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As manufacturers and importers look to get their goods to market as quickly as possible, we have begun to see a shift in import activity from the west to the east coast. Much has been publicized in the past several months regarding the lack of equipment and labor, primarily focused on the Los Angeles and Long Beach ports. Combined with an increase in import volume, primarily out of China, this resulted in ships sitting at anchor within eyesight of the coast. While that number has been reduced, it was not that long ago that over 100 ships sat stagnant. Many questioned why ships en route did not simply divert to a less congested port. For many reasons, just turning right instead of left was not possible.
However, now that manufacturers and importers have had time to assess the destination for their goods, we are starting to see a shift to the east coast ports. A great example is the volume at the Long Beach port versus the volume for the Charleston, S.C. port. The number of actual containers forecast to land in Charleston over the next week is almost 65 percent higher than this time last year as seen in Figure 1.1. Conversely, Figure 1.2 shows the volume for the same timeframe in Long Beach to be down about 5 percent. And as a potential work stoppage looms on the west coast in the next few months, anticipate the east coast to continue seeing an uptick in import volumes.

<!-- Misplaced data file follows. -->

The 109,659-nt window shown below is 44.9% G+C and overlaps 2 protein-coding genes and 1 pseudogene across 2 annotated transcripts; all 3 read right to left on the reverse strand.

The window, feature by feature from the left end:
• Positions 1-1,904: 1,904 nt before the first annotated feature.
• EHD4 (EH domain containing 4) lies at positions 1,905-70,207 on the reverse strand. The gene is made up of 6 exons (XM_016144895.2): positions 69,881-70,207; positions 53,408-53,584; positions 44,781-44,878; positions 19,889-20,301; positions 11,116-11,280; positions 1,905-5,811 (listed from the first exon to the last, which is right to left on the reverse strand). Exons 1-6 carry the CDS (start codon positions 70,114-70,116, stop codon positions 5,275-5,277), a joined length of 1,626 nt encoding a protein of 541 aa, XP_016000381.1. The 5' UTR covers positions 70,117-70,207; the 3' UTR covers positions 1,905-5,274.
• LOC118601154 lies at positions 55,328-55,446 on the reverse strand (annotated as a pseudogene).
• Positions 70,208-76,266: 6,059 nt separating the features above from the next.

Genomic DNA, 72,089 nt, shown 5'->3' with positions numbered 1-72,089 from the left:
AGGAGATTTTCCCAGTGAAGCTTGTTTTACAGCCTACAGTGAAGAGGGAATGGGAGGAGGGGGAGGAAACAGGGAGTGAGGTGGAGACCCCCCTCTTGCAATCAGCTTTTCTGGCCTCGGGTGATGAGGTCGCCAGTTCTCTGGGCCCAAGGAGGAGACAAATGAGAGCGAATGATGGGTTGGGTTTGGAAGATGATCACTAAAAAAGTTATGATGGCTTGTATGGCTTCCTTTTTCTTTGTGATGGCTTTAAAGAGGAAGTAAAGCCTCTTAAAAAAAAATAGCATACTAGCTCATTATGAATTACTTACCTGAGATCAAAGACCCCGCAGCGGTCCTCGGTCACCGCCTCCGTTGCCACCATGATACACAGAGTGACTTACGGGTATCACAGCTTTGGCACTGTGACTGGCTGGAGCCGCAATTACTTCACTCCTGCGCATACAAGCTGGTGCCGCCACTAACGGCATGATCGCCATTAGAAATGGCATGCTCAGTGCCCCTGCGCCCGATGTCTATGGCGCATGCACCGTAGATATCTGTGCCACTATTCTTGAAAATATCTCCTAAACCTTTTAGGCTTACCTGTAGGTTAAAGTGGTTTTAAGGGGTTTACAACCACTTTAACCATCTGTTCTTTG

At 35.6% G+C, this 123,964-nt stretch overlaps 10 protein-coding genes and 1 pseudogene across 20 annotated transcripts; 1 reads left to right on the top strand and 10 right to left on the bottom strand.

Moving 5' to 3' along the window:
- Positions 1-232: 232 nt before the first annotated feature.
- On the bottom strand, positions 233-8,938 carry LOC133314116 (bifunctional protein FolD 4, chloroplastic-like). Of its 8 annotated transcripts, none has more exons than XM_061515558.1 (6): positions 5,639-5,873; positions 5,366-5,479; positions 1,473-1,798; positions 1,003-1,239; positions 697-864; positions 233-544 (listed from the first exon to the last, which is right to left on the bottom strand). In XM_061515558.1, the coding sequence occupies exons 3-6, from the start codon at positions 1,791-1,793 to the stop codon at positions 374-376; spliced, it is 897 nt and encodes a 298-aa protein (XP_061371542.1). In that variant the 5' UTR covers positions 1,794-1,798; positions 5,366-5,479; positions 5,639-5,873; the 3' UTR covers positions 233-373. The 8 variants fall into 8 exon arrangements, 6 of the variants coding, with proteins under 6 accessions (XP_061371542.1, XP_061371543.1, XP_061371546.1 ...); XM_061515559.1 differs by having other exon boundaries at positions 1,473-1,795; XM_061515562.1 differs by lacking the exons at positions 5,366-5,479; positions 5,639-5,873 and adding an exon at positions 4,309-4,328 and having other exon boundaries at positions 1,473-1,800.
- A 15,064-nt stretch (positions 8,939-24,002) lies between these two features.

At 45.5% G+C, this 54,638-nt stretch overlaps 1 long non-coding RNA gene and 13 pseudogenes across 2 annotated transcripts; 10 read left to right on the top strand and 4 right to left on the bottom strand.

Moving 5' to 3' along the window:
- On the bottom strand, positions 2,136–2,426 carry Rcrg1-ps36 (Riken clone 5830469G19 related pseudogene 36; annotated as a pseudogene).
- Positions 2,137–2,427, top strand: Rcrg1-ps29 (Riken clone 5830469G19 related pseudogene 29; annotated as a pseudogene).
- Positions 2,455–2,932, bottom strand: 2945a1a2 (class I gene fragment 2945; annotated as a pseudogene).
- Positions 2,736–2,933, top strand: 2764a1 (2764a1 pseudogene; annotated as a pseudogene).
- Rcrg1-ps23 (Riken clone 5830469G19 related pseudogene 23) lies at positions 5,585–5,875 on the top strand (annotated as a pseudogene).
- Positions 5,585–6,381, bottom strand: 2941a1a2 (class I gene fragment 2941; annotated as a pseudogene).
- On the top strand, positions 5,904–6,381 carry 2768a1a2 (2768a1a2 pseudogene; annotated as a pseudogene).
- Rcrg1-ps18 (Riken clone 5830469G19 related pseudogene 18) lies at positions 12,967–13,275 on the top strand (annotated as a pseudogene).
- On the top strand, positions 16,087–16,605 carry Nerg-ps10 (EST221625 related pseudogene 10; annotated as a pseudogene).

Looking at freight volume over the last 90 days, it is certainly lower than what we experienced last year at this time, but in comparison to prior years, still some 30 percent higher. Keep in mind that Texas, which is a top location for shipments originating and delivering domestically, was shut down for several days at the end of February 2021 due to an ice storm. This caused a sharp decline in volume initially, and then a rapid recovery which persisted into the Spring months. One would think that as rejection rates have dropped significantly, over 40 percent lower than the start of 2022, freight rates would be down sharply. Yes, rates have shown signs of retreating as you can see in Figure 1.3, but only by about 13 percent versus the high point in January. Much of what is keeping rates elevated above $3 per mile has to do with energy costs. Fuel remains above $5 per gallon, and some states flirting with $6 per gallon. By comparison, fuel in January averaged $3.70 per gallon. That equates to an additional $150 in fuel costs for a typical 700-mile trip. Expect rates to remain consistent until relief at the pump is realized.
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